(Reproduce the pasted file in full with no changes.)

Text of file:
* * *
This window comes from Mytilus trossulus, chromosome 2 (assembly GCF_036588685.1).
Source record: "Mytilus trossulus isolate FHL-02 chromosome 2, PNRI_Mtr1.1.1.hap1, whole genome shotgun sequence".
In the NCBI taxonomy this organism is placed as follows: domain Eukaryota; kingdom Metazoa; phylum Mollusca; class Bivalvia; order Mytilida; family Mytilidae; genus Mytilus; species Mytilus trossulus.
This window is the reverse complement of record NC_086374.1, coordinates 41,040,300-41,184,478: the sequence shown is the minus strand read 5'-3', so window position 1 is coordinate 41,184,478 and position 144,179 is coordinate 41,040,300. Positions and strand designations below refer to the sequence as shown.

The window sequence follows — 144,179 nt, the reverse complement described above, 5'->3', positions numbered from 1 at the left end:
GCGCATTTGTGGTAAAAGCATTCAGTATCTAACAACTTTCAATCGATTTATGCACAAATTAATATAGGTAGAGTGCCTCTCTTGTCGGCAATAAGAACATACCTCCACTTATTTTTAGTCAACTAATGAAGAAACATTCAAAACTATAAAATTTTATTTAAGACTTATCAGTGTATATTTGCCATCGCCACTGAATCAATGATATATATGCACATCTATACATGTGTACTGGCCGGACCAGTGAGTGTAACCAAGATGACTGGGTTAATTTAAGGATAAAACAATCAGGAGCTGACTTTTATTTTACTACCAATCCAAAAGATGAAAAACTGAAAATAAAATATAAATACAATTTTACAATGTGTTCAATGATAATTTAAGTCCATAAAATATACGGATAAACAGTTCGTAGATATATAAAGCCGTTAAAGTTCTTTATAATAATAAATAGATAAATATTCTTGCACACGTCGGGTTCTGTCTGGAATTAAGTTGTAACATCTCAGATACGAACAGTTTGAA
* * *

This window comes from Mytilus trossulus, chromosome 2 (assembly GCF_036588685.1).
Source record: "Mytilus trossulus isolate FHL-02 chromosome 2, PNRI_Mtr1.1.1.hap1, whole genome shotgun sequence".
In the NCBI taxonomy this organism is placed as follows: domain Eukaryota; kingdom Metazoa; phylum Mollusca; class Bivalvia; order Mytilida; family Mytilidae; genus Mytilus; species Mytilus trossulus.
This window is the reverse complement of record NC_086374.1, coordinates 41,040,300-41,184,478: the sequence shown is the minus strand read 5'-3', so window position 1 is coordinate 41,184,478 and position 144,179 is coordinate 41,040,300. Positions and strand designations below refer to the sequence as shown.

The window sequence follows — 144,179 nt, the reverse complement described above, 5'->3', positions numbered from 1 at the left end:
GCGCATTTGTGGTAAAAGCATTCAGTATCTAACAACTTTCAATCGATTTATGCACAAATTAATATAGGTAGAGTGCCTCTCTTGTCGGCAATAAGAACATACCTCCACTTATTTTTAGTCAACTAATGAAGAAACATTCAAAACTATAAAATTTTATTTAAGACTTATCAGTGTATATTTGCCATCGCCACTGAATCAATGATATATATGCACATCTATACATGTGTACTGGCCGGACCAGTGAGTGTAACCAAGATGACTGGGTTAATTTAAGGATAAAACAATCAGGAGCTGACTTTTATTTTACTACCAATCCAAAAGATGAAAAACTGAAAATAAAATATAAATACAATTTTACAATGTGTTCAATGATAATTTAAGTCCATAAAATATACGGATAAACAGTTCGTAGATATATAAAGCCGTTAAAGTTCTTTATAATAATAAATAGATAAATATTCTTGCACACGTCGGGTTCTGTCTGGAATTAAGTTGTAACATCTCAGATACGAACAGTTTGAA